PNC's acquisition will make it the fifth-largest bank in the US.
PNC’s agreement to acquire BBVA USA for $11.6 billion in an all-cash deal will help the Pittsburgh-based regional lender become the fifth-largest bank in the country and grant it coast-to-coast reach, thanks to the addition of the Sunbelt states, where BBVA largely operates.
While no one knew which target PNC had set its sights on, Kyle Sanders, equity research analyst at Edward Jones, says the bank had been telegraphing that it was on the hunt for a large-scale acquisition ever since it divested shares in BlackRock for $14.4 billion in May.
“It certainly was not a surprise, and I would say this will be one of many deals you will see among the regional banks in the United States going forward. We expect to see a lot of M&A activity over the next 18 months as they look to get bigger and add scale,” says Sanders. “Interest rates are low and they’re going to stay low for a long time. For banks to combat that, they’ve got to squeeze more cost out of the model, and they have to be more efficient. The best way to do that is to get bigger to have more resources to invest in technology. PNC is a fraction of the size of JPMorgan or Bank of America. PNC, along with other regional banks, will likely do deals to bolster their technology footprint.”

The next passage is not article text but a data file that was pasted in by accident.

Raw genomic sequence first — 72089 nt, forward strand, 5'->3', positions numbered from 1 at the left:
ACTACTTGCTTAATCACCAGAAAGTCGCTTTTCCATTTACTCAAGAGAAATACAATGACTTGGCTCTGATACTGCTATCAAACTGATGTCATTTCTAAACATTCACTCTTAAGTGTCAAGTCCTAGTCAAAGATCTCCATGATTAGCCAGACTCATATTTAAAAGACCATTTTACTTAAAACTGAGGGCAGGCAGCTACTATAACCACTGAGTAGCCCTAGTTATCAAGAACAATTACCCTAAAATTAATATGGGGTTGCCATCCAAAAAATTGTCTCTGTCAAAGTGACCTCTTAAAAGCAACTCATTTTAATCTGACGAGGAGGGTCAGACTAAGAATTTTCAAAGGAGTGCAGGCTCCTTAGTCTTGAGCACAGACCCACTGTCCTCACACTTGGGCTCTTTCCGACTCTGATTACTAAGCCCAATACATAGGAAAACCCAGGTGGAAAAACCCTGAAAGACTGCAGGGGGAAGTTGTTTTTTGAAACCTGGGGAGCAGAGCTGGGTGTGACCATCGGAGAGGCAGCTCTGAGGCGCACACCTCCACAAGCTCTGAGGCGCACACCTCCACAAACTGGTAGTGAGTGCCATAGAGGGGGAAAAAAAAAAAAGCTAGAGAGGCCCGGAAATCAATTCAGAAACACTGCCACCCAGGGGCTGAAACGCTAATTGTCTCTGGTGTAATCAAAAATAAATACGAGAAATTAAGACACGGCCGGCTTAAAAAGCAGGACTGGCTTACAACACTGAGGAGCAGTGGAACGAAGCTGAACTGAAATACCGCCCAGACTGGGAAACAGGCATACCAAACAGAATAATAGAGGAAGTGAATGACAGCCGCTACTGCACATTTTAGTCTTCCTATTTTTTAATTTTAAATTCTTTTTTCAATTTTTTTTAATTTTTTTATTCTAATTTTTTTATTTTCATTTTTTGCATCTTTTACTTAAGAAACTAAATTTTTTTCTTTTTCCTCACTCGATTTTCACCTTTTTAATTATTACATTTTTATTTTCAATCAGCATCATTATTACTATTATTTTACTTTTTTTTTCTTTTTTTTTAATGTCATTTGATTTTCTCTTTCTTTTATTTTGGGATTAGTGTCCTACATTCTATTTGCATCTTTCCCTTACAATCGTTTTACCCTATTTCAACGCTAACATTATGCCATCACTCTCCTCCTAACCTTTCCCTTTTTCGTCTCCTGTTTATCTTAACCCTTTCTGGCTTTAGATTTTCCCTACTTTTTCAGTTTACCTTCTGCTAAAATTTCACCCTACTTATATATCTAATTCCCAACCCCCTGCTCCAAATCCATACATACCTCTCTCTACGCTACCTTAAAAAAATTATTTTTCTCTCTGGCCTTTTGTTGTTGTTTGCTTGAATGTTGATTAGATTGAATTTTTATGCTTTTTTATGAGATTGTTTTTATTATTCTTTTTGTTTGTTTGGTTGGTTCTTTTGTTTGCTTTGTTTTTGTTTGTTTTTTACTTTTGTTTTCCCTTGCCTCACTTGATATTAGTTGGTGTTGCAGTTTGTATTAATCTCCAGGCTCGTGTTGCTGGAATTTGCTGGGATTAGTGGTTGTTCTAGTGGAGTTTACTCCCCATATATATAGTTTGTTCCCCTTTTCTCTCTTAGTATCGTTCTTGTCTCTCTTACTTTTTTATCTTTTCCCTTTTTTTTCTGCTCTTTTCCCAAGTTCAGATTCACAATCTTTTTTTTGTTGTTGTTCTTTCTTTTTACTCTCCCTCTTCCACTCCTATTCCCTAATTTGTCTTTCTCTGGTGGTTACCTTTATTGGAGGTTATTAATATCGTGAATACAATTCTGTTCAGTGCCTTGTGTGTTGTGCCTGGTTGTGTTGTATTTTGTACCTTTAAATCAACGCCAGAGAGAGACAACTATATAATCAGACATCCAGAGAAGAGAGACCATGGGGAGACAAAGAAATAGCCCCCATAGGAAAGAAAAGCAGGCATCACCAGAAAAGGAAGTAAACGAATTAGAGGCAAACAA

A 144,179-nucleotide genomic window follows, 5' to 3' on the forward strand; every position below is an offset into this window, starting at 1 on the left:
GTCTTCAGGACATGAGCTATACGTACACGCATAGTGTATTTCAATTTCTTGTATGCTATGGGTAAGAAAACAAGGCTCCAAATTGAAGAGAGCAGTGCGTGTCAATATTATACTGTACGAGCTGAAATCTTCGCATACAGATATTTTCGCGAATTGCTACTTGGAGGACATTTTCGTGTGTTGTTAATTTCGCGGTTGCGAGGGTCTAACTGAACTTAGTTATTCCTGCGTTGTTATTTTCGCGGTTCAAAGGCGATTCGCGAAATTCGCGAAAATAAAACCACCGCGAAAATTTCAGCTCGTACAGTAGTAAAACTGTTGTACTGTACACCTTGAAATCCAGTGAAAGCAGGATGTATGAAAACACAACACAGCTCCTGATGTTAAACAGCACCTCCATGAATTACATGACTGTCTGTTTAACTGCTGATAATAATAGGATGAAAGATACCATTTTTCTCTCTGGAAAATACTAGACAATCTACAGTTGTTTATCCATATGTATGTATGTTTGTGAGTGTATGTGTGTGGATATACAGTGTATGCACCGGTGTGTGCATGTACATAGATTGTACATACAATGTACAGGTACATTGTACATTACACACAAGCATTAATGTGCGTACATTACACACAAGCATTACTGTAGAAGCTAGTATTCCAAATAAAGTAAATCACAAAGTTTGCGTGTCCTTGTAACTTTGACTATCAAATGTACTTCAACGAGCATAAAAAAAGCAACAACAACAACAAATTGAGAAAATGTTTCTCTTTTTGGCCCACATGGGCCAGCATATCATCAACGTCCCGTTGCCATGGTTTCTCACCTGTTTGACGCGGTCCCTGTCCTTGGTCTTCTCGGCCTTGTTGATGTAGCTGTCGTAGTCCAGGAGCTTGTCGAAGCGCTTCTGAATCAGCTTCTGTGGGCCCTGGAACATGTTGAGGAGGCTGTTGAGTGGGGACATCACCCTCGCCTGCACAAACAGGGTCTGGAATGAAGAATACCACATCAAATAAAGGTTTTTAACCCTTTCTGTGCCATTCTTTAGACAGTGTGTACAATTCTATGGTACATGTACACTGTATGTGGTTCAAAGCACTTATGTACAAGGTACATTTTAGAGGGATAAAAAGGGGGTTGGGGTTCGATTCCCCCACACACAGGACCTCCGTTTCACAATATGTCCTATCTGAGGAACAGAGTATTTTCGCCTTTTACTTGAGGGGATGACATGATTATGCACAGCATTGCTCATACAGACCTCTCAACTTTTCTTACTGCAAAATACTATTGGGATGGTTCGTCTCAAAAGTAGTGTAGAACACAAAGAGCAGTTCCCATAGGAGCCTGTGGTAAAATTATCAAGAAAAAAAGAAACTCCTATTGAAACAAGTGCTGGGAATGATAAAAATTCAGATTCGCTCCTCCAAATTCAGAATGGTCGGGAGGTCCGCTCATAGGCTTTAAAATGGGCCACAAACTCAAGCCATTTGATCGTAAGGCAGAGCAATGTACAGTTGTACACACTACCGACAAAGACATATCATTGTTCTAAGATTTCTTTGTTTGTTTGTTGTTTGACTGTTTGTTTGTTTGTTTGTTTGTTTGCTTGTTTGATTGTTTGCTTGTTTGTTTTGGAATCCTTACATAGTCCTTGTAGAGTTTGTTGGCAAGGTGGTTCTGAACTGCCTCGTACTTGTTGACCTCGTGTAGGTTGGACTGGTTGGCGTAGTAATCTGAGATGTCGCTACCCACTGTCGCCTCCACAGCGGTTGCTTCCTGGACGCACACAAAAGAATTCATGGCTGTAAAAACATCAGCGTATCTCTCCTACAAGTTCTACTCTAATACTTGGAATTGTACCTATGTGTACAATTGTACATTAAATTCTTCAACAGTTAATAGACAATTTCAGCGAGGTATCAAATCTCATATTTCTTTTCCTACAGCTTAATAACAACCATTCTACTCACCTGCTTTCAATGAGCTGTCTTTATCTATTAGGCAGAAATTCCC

BBVA is one of the top players in Texas—the fastest-growing state in the US—and Sanders says the younger, digital-savvy demographic there will benefit PNC as it seeks to push digital banking across its existing and legacy footprint, which is more on the East Coast.
It’s also worth remembering that the acquisition by BB&T of SunTrust was finalized this time last year to form Truist, the sixth-largest bank in the nation. M&A gives regional banks—with fewer resources than the largest US banks—a chance to grow. This consolidation trend to create size and scale is
being mirrored in Europe, with BBVA already in talks with Sabadell to create Spain’s second-biggest domestic bank.